Sad to say, the Missouri governor’s race may well descend into petty pranks and divisiveness.
Unless both candidates agree to run toward a more respectful and adult-focused campaign. Not holding my breath.
Both candidates are party-switchers. Eric Greitens used to be a Democrat. And Chris Koster was a Republican until 2007. That either makes them opportunists, wily sellouts or, more hopefully, the type of moderate leader who could do the state good. That’s their blank to fill in.
But let’s challenge both men to do it with some real campaigning, not the sort of sloganeering that belittles voters’ intelligence and their ability to accept the gray areas of complicated issues.
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Greitens said he planned on the more adult approach in a July 2015 piece he wrote for Fox News. The article explained his decision to run as a Republican, despite nearly a lifetime as a Democrat. He expressed dismay at the problems of the Department of Veterans Affairs and charged that Democrats are “world-class hypocrites,” too bent on throwing money at problems without gaining results.
Being a conservative, Greitens wrote, “means respecting and challenging our citizens, telling them what they need to hear, not simply what they want to hear.”
If that truly is his intention, he might want to put the ammunition down. An ad he released during the primary had him showing off marksman abilities. He touted his background as a Navy SEAL and aimed a gun into an empty field, firing to create a fireball.
Such a demonstration of bravado is the height of disrespect. It’s the adult version of a little boy putting firecrackers into a mailbox to see if he can blow it off the house — bigger ammunition, similar immature antic.
Note to Greitens: As leader of the state, there will be a security detail assigned to you. Fantastic for yourself, your family and the nation that you met the standards to become a Navy SEAL. Thank you for four tours in Iraq and Afghanistan. But there is no need to re-create the dangers of war stateside.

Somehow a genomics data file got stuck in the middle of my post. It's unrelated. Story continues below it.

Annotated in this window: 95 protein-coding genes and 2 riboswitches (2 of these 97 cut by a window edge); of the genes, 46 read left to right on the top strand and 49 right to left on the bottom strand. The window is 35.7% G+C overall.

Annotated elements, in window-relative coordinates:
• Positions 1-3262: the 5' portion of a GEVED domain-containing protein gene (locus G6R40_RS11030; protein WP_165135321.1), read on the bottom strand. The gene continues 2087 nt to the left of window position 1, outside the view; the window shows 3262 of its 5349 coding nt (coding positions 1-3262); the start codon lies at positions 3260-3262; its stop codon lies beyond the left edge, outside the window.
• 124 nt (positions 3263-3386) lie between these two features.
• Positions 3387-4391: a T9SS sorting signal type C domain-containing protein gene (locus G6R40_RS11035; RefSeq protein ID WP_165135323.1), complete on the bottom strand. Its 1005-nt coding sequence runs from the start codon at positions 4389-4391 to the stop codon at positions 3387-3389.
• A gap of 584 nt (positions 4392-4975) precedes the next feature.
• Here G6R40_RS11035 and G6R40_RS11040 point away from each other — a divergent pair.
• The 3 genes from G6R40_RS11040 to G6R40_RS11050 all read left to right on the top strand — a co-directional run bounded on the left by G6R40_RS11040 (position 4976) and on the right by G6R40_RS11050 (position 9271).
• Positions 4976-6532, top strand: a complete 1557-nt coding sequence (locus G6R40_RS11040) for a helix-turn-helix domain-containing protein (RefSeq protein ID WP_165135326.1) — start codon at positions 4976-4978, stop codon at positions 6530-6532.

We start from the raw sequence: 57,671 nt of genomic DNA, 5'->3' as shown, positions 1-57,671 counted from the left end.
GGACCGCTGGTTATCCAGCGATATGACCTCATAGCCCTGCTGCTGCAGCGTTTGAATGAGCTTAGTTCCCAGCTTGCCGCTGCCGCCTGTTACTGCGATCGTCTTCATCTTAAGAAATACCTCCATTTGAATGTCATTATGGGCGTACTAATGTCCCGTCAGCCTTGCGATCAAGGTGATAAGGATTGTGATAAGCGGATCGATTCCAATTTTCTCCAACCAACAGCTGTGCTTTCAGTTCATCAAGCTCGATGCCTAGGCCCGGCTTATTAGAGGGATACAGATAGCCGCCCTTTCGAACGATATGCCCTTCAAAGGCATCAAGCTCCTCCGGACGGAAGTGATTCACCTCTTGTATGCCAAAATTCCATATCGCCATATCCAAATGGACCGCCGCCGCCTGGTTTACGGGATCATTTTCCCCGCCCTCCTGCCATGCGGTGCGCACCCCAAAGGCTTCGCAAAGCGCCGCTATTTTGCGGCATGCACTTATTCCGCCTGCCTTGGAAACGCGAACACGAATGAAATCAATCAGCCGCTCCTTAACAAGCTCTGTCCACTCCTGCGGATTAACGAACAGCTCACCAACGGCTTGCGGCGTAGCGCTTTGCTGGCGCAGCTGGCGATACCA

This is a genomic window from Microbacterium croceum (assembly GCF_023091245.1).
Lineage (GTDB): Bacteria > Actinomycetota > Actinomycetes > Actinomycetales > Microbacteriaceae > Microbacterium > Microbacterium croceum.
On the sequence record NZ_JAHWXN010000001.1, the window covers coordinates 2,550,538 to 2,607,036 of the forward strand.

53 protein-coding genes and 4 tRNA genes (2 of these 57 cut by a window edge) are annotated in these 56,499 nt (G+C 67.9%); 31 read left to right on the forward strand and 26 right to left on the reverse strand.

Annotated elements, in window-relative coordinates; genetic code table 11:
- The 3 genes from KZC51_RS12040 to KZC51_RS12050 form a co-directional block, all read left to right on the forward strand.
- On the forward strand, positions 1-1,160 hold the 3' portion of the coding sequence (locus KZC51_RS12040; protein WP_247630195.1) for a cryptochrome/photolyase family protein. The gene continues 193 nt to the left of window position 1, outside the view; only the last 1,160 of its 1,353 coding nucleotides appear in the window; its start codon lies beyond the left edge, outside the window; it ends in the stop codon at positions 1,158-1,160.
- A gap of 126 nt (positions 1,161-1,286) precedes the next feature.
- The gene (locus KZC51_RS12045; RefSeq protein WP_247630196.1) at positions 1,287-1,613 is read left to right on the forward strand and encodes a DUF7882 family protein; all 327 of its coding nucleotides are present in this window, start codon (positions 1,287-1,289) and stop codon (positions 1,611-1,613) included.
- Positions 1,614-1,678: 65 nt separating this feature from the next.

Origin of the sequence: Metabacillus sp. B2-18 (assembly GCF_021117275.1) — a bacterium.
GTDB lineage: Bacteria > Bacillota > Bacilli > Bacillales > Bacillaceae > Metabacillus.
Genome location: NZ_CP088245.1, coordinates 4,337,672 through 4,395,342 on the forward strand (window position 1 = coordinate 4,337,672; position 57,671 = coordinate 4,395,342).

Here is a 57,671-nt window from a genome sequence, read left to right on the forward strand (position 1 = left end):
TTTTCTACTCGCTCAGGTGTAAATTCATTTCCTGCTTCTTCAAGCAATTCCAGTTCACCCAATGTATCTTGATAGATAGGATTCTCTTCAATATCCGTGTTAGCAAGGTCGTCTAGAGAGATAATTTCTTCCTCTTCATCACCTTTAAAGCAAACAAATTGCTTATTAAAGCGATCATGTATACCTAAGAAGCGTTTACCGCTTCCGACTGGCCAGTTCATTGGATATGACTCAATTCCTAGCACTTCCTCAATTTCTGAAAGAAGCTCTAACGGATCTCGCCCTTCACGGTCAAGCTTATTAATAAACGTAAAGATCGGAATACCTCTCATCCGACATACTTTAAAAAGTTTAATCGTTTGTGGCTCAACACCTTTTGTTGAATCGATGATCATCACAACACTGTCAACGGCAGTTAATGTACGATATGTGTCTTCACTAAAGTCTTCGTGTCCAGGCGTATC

The governor needs to focus on budgets, health care, education, public safety and economic development along with acknowledging a vast citizenry that includes people of the Bootheel and outlying areas, as much as it does those who live in cities.
Sorry if that’s not dramatic enough.
That said, expect gun issues to also bedevil Koster, at a loss to Missourians’ safety. It’s one of the areas where Koster has split from others in Democratic leadership as it tries to find answers to gun violence while protecting the Second Amendment.
The state needs a governor who can bridge the divides between rural and city voters on this topic. The middle ground is there. It’s just been deemed too politically thorny to acknowledge, much less to work within it.
Many of the recent efforts to loosen gun laws in the state did have an impact on violence in cities — the ease with which thugs can gain access to firearms. Police chiefs and the mayors of St. Louis and Kansas City begged conservative members of the legislature to accept this truth. They wouldn’t do it.
We need a governor who can court the middle, the gun owners who believe in training for firearms and who know that no hunter needs to buy a gun the same day he or she heads out for deer, pheasant or any other game. We need someone who will talk about keeping guns from domestic violence abusers and dare to discuss with voters the intricate complications involved with effectively addressing how to keep those with serious mental illness from acquiring firearms.
Greitens’ pitch that he’s an outsider, not a career politician, doesn’t help him much here. No past campaigns, no voting record, no management of thorny issues within the legislature.
Koster, for better and worse, does have a long record.
His first ad released after Tuesday’s election touted his 10 years as Cass County prosecutor, putting away criminals. All true. He’s also got his experience as a state senator to tap.
But ethical concerns have arisen in the past for him. Most recently, the issue was how the attorney general’s office under his leadership awarded contracts to private lawyers to do state work while he also received the attorneys’ campaign donations.
To some observers, Koster has played both sides of issues, such as health care reform, dodging damage to his career as he ascended the political ranks. So is that akin to being politically astute, or too slick? There will be plenty of opportunities to assess his past.
Both candidates are flush with campaign donations in a state that is extremely lax about such matters. So voters can expect an onslaught of efforts to reach them.
Judge for yourself if they are courting Missourians’ better selves, piquing interest to understand issues rather than simply berating an opponent.